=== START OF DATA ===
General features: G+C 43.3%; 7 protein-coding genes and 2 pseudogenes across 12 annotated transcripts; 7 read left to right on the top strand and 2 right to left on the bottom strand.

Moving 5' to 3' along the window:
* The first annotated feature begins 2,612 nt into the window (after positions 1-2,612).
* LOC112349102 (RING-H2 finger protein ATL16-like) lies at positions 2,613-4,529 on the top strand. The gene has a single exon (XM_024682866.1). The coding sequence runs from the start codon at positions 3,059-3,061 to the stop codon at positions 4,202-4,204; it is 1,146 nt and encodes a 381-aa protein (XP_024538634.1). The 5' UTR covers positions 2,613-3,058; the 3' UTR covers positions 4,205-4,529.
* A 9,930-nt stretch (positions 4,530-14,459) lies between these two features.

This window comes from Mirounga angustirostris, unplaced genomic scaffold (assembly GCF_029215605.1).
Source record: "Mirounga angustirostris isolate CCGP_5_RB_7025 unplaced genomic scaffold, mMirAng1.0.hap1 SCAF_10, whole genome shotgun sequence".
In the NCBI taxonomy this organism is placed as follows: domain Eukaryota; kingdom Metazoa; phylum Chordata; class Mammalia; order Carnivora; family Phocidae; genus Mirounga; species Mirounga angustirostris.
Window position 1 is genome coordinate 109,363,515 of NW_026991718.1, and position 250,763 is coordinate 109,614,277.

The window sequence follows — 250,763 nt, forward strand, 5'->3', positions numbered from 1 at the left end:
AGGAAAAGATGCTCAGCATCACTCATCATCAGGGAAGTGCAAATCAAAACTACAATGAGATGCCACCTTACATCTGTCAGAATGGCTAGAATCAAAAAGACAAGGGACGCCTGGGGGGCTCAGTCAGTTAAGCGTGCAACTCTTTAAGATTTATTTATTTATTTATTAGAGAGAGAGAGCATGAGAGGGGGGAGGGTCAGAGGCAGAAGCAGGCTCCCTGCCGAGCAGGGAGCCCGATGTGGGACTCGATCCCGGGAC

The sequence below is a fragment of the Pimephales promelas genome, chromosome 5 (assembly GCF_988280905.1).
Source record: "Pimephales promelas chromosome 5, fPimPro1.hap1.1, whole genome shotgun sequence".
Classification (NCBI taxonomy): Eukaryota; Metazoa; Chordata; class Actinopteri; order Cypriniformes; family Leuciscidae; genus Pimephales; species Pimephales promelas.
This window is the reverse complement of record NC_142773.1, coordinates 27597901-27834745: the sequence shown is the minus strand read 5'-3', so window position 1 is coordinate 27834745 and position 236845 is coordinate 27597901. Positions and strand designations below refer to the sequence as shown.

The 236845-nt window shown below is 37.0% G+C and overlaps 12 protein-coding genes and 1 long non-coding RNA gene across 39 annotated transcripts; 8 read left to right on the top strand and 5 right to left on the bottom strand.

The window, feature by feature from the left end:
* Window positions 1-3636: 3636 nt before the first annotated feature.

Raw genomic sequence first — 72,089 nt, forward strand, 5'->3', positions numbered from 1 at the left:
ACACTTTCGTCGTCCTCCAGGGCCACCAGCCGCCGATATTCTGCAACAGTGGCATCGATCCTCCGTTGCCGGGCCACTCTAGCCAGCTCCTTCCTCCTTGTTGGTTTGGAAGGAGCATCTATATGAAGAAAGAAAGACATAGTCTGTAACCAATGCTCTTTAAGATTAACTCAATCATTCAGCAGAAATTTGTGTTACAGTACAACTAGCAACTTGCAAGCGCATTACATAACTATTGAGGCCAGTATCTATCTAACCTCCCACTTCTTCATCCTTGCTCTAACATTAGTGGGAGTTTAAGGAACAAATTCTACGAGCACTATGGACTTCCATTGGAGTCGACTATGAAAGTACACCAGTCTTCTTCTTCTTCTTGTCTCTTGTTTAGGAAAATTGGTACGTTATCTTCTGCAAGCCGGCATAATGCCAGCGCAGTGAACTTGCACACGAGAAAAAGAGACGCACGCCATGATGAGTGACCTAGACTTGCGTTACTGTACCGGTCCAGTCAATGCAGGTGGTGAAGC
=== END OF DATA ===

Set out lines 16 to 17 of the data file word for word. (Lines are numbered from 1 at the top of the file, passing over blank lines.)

The 236845-nt window shown below is 37.0% G+C and overlaps 12 protein-coding genes and 1 long non-coding RNA gene across 39 annotated transcripts; 8 read left to right on the top strand and 5 right to left on the bottom strand.

The window, feature by feature from the left end: